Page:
After a petrifying night bus ‘ride’ from Dharamsala to Manali, we had convinced Jen to get onto a 17 hour overnight minibus journey to Ladakh. “It’ll be fun, it’s cheap and we’ll go over the highest passes in the world”. Convinced,we paid our 800 rupee ticket, threw our bags on top of the minibus and jumped aboard, hoping to sleep, see some awesome sights and reach Ladakh the following day.
Two hours into our journey, our minibus battled through heavy rain, meandering up the narrow Rohtangla pass. The rain was causing landslides and we began feeling our wheels slip in the mud beneath us and hear rocks tumbling down the cliff side. Suddenly we came to a slippery stop, a massive boulder had fallen about 50 cars in front, blocking the traffic both ways. The path was so narrow we could neither go up nor down, so we had to wait for BRO (Border Roads Organisation) to come and clear the mess. “We could be here for hours or even days…” our driver sighed. We were on the side of a mountain, knee deep in mud and no idea how long we would be stuck. We huddled together in our minibus to brave the Himalayan cold and tried our best to fall asleep, not knowing how or when we might start moving again.
“Garma garam chai…pao bhaji…sandwich…” – We woke up at 5am to cries from the entrepreneurial street vendors who’d heard of the traffic jam and marched up 3 hours from the nearest town at the base of the mountain to set up their stalls. Hot tea and coffee, noodles, omelets, traditional Indian street foods, it was all available – at a seriously marked up rate – a 10 rupee bag of Maggi was being sold for 100 rupees!! Needless to say they were doing roaring trade as we all gobbled up the food and slurped the chai thanking our lucky stars that entrepreneurs had come to our rescue.
The benefits of entrepreneurship was all around us, those entrepreneurs who’d seen a need and made the hazardous mountain journey on foot carrying all their wears to make enough money in one day to feed their entire families for a month. We were stuck for 14 hours at the side of that mountain with the whole journey taking 42 hours… but it was thanks to entrepreneurs that our journey was infinitely more comfortable. That’s the thing about entrepreneurship – nothings impossible, everything’s a possibility…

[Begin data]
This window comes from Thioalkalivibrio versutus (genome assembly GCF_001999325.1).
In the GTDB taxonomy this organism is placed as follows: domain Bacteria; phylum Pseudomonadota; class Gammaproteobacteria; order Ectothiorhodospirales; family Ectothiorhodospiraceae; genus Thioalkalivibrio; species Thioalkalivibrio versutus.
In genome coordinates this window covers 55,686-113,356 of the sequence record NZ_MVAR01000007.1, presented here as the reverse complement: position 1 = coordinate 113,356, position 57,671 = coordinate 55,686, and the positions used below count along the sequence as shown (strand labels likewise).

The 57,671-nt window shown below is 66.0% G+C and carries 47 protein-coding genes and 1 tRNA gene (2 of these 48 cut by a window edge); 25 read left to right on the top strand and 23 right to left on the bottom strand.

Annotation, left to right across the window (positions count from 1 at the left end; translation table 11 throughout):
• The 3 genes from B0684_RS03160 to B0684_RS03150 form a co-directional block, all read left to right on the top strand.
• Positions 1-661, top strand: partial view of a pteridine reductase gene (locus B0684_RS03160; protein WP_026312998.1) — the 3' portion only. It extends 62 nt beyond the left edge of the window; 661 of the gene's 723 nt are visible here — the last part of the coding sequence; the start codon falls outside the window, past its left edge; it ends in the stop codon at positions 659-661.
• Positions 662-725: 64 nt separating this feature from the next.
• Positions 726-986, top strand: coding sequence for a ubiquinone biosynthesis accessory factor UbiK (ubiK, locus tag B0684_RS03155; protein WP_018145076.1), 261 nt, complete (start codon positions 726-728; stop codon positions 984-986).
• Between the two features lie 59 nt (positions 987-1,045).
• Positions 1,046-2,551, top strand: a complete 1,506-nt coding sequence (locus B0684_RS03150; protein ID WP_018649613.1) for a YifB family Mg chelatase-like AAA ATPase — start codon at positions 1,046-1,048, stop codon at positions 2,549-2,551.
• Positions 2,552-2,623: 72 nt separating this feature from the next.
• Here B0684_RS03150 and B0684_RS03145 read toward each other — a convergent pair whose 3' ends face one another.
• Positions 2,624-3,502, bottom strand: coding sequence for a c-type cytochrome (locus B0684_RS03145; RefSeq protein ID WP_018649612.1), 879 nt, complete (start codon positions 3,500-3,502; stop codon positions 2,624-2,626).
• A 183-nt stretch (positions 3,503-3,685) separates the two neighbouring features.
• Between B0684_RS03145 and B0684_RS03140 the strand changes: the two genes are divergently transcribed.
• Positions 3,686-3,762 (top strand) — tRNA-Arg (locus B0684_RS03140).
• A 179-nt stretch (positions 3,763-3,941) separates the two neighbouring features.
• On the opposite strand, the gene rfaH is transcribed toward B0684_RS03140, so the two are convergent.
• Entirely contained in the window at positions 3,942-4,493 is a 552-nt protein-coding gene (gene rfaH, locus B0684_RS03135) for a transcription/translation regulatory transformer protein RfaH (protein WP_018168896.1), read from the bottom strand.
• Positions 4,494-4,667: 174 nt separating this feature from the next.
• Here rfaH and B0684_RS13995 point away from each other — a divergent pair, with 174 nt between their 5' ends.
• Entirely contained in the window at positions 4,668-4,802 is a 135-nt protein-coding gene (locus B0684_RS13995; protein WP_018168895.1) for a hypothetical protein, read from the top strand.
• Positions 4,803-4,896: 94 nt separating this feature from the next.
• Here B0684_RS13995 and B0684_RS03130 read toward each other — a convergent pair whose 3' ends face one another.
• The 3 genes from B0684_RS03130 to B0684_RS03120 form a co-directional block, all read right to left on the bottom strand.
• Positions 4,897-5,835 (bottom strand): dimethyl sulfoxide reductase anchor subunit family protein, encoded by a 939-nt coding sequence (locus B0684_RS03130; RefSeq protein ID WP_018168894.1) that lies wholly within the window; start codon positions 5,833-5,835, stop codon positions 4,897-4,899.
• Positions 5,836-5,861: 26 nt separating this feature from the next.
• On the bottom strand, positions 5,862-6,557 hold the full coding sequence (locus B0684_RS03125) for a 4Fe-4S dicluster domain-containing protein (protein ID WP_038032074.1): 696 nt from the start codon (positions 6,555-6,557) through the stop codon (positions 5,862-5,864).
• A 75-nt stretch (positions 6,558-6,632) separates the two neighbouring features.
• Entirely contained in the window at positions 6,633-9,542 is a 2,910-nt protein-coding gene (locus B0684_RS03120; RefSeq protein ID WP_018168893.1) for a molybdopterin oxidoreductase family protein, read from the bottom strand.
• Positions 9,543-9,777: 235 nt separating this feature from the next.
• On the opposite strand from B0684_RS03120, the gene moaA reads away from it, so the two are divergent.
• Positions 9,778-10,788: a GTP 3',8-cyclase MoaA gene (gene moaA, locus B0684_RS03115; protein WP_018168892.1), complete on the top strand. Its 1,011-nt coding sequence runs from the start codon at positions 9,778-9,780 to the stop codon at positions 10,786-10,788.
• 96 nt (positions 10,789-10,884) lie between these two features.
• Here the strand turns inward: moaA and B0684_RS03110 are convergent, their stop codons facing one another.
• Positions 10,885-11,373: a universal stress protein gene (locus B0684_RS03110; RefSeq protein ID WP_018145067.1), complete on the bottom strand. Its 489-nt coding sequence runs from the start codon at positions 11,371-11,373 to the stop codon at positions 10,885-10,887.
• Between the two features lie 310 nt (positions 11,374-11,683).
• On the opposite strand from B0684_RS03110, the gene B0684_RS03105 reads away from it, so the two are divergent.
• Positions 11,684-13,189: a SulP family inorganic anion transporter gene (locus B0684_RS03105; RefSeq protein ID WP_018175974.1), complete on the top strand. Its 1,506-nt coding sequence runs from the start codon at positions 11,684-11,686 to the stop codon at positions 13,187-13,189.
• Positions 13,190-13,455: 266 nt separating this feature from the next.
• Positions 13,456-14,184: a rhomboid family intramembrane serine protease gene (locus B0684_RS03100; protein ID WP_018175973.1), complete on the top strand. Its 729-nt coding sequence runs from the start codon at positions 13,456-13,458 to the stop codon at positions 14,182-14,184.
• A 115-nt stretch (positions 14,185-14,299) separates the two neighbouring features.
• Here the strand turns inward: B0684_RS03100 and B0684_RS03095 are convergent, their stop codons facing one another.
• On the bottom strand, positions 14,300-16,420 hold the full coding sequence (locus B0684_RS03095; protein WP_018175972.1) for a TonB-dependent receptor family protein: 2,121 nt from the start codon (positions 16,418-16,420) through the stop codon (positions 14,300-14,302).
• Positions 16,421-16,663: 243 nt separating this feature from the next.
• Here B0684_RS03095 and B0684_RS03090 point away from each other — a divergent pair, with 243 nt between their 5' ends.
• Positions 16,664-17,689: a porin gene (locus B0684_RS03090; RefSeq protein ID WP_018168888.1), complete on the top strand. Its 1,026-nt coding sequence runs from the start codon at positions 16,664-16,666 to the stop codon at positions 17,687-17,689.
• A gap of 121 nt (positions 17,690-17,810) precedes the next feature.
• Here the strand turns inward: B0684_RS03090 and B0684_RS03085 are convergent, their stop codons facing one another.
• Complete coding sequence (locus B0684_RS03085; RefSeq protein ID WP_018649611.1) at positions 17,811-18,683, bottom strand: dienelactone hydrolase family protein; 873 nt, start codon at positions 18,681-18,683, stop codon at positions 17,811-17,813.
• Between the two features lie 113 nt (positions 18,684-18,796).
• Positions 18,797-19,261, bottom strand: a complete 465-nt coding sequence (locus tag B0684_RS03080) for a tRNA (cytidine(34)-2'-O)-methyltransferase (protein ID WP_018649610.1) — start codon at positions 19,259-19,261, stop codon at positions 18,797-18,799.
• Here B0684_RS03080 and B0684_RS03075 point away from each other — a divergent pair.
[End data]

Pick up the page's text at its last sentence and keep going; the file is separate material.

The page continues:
Indeed, “entrepreneurs” can be seen everywhere – the villagers charging for the use of their toilets and facilities along the Inca trail in Peru, experiencing village life with the Humong Tribes of Laos, or paying 2 Cedis to a pair of schoolkids, with a plank of wood, for their help getting your jeep out of ditch in Ghana (they had been waiting patiently for the next “victim” of this ditch to drive down that road!).
With the global recession still affecting us, Governments are asking us to be more entrepreneurial, and with Global Entrepreneurship Week encouraging us to share our ideas with counterparts around the world and “go forth and get on with it” we should all be taking lessons from these entrepreneurs who are guided by both personal and social causes, those who start out with small ideas, but make them work and get bigger and better.
We all know great ideas begin small so we’re launching The Superseed Challenge (www.superseedchallenge.com), which starts with a very small item, a Seed. This unique charity event, inspired by Kyle MacDonald’s one red paper clip (http://oneredpaperclip.blogspot.com/) sees challengers starting with a Moringa Tree Seed, and within a month, using their passion and drive to trade that seed for other items until they reach something of considerably more value, the final item is then auctioned off and the proceeds donated to an extremely good cause,
The Moringa Tree (www.themoringatree.org.uk), a Social Enterprise which run’s music festivals across the globe to promote real music and support local communities and is working to build important infrastructure in Busua, Ghana.
19 year old Jamie Dunn is one of the challengers using his entrepreneurial skills to blag, borrow or trade his seed throughout November, you can follow his journey on Twitter http://twitter.com/#!/JDEntrepreneur or sign up yourself at www.superseedchallenge.com
And who knows…maybe those street vendors will set up permanent drive thru’s on the Rohtangla pass by next year…?!
Written by Swatee Deepak @swatee